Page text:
The Environmental Chemistry of Aluminum provides a comprehensive, fundamental account of the aqueous chemistry of aluminum within an environmental context. An excellent reference for environmental chemists and scientific administrators of environmental programs, this book contains material reflecting the many recent changes in this rapidly developing discipline.
The first three chapters discuss the most fundamental aspects of aluminum chemistry: its quantitation in soils and natural waters, including speciation measurements, and its stable chemical forms, both as a dissolved solute and in a solid phase. These chapters emphasize both critical assessments of and definitive recommendations for laboratory methodologies and measured thermodynamic properties relating to aluminum chemistry.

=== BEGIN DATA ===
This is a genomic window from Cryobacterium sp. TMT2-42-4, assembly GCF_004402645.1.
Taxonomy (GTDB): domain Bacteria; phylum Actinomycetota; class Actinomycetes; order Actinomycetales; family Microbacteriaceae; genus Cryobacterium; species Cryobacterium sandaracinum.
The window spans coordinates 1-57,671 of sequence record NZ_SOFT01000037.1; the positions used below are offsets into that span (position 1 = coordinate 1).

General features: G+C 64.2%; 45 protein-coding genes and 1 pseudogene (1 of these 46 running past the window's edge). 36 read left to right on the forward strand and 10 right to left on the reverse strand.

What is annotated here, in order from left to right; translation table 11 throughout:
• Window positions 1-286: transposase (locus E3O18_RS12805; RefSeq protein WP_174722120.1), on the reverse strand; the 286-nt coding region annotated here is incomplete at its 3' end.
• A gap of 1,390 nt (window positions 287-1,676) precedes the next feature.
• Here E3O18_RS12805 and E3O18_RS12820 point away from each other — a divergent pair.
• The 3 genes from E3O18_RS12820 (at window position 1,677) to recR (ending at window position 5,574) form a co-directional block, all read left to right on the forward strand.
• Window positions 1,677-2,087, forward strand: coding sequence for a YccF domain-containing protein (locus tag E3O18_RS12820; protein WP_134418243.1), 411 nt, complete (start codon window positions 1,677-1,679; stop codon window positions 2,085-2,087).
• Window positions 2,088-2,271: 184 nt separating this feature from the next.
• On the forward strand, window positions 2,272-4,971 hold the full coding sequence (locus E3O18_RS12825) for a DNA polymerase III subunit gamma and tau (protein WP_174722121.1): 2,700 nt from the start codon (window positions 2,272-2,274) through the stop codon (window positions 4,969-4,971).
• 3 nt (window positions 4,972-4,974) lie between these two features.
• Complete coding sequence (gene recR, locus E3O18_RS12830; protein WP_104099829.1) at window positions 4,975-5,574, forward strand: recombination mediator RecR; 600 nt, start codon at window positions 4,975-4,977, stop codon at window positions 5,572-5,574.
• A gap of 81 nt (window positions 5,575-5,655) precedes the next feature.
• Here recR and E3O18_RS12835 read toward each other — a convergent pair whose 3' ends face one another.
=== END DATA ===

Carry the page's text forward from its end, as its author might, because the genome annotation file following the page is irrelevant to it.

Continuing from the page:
The next four chapters in The Environmental Chemistry of Aluminum build on this foundation to provide details of the polymeric chemistry of aluminum: its polynuclear and colloidal hydrolytic species in aqueous solution, its complexes with natural organic ligands, including humic substances, and its role as an adsorptive and adsorbent in surface reactions. These chapters are grounded in experimental results rather than conceptual modeling.
The final three chapters describe the chemistry of aluminum in soils, waters, and watersheds. These chapters illustrate the problems of spatial and temporal variability, metastability, and scale that continue to make aluminum geochemistry one of the great challenges in modern environmental science.